New early screening for ovarian cancer 'promising': study
Saturday 22 May 2010
A new screening approach to detect early stage ovarian cancer in post-menopausal women has proven promising, researchers said of results to a study released Thursday.
"More than 70 percent of ovarian cancers are diagnosed when they have already grown to an advanced stage, so identifying a reliable screening test for early-stage disease would be like finding the Holy Grail," said the study's lead author Karen Lu, of the University of Texas' Anderson Cancer Center.
"This study is one step forward in that direction. If confirmed in larger studies, this approach could be a useful and relatively inexpensive tool for detecting ovarian cancer in its early, more curable stages," she said.
The results were presented by the American Society of Clinical Oncology (ASCO) ahead of its annual conference, to be held June 4-8 in Chicago.
The new method uses a mathematical model to assess trends in CA-125 blood test results - a protein known to rise during the cancer's development - and a patient's age. The model is then "followed by transvaginal ultrasound and referral to a gynecologic oncologist, if necessary," researchers said.
For up to eight years, the study followed 3,238 post-menopausal women aged 50 to 74 who had no significant family history of breast or ovarian cancer, and the accuracy of using the mathematical model followed by ultrasound was 99.7 percent, indicating few false-positives using the approach, researchers said.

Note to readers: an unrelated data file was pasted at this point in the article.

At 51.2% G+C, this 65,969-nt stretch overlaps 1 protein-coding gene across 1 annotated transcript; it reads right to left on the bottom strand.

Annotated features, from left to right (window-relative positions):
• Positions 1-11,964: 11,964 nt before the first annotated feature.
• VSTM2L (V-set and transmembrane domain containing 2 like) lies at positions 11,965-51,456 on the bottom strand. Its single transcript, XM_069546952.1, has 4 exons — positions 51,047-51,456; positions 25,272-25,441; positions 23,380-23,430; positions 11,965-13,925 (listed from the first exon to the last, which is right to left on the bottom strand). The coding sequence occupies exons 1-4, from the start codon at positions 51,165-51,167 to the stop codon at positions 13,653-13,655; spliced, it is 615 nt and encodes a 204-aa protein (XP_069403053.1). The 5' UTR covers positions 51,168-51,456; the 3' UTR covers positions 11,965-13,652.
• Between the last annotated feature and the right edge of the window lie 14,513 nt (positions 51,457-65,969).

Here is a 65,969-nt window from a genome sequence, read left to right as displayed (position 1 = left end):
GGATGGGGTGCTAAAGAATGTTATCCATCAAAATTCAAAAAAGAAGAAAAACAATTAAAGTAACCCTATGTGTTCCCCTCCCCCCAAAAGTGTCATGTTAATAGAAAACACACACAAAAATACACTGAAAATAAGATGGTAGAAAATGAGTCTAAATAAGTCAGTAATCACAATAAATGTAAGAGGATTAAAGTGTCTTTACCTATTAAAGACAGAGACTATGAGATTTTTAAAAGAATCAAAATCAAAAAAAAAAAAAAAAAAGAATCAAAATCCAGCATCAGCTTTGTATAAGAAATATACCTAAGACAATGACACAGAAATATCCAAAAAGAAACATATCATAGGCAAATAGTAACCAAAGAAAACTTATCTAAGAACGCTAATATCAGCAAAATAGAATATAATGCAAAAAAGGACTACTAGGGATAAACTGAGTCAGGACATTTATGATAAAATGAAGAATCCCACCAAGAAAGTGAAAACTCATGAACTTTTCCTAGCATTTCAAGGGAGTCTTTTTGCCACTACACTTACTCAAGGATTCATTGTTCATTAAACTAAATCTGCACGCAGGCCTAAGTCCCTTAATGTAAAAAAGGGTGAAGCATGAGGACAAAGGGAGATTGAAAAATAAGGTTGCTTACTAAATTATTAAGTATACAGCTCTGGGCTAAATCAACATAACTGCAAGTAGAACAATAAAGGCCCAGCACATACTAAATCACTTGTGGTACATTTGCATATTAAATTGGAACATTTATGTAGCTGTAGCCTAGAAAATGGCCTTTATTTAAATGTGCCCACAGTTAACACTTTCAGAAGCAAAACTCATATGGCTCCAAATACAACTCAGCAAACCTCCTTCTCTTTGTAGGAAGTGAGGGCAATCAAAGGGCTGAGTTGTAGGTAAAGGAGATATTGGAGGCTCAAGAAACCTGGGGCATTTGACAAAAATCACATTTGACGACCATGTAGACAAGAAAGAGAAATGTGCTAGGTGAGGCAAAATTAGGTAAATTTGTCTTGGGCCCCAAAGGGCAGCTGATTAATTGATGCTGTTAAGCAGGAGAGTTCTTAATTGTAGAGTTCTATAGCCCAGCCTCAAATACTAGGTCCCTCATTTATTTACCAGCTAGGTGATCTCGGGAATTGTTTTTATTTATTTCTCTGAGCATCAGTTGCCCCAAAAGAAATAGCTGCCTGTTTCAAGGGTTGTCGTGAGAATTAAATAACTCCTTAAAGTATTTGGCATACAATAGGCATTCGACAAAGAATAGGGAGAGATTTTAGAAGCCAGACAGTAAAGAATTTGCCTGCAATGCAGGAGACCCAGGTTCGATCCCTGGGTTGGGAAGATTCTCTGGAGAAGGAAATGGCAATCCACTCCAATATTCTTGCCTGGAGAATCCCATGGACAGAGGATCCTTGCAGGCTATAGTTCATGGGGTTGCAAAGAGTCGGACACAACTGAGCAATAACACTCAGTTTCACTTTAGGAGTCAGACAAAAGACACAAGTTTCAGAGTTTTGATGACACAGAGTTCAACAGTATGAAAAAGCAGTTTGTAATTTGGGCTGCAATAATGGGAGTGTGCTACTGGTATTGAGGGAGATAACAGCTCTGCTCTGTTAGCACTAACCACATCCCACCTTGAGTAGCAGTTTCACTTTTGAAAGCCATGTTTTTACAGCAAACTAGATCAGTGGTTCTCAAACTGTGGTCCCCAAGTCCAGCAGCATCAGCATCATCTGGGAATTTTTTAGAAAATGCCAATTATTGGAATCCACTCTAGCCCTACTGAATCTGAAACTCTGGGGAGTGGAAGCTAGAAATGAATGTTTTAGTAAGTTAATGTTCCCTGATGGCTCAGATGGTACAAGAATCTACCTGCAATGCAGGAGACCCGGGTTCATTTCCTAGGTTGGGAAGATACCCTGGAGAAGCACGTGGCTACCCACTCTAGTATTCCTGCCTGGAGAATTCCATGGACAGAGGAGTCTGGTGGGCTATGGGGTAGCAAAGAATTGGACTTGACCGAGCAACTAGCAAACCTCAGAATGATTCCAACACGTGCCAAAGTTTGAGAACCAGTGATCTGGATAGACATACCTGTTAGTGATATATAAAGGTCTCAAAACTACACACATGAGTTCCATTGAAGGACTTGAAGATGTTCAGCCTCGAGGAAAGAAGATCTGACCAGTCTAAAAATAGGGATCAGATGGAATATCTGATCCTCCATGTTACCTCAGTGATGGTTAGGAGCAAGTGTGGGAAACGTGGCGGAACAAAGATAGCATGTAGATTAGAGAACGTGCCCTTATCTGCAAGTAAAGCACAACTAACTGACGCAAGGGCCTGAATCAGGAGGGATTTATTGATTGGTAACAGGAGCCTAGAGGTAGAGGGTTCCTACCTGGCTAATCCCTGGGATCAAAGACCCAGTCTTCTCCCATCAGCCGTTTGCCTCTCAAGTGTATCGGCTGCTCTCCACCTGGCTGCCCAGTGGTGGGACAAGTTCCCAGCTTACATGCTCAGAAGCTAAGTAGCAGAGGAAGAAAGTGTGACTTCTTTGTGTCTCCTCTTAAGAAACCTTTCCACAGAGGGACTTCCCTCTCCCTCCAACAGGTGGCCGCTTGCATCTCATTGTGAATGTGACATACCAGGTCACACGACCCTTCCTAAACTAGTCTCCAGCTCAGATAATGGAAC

A larger study involving more than 200,000 women is currently underway in Britain, with results expected by 2015.
Life & Style blogs
Penis size study: what's 'normal' anyway?
Drugs Live cannabis trial: Hash is less harmful than any other drug, expert claims
What happens to your body when you give up sugar?
Penis size: is there a correlation with sexual satisfaction? A scientific look
Apple and Google users being spied on for a decade because of 'Freak' security flaw
- 1 Home Office says Nigerian asylum-seeker can’t be a lesbian as she’s got children
- 2 What happens to your body when you give up sugar?
- 3 Drugs Live cannabis trial: Hash is less harmful than any other drug, expert claims
- 4 Turkish Airlines flight TK 726 crash-lands on Nepal runway amid dense fog
- 5 Apple and Google users being spied on for a decade because of 'Freak' security flaw
£18000 - £22000 per annum: Recruitment Genius: A great opportunity has arisen ...
£14000 - £16000 per annum: Recruitment Genius: Full time and Part time positio...
£45000 per annum: Ashdown Group: An established and reputable Not for Profit o...
£14000 - £17000 per annum: Recruitment Genius: A Sales Ledger & Credit Control...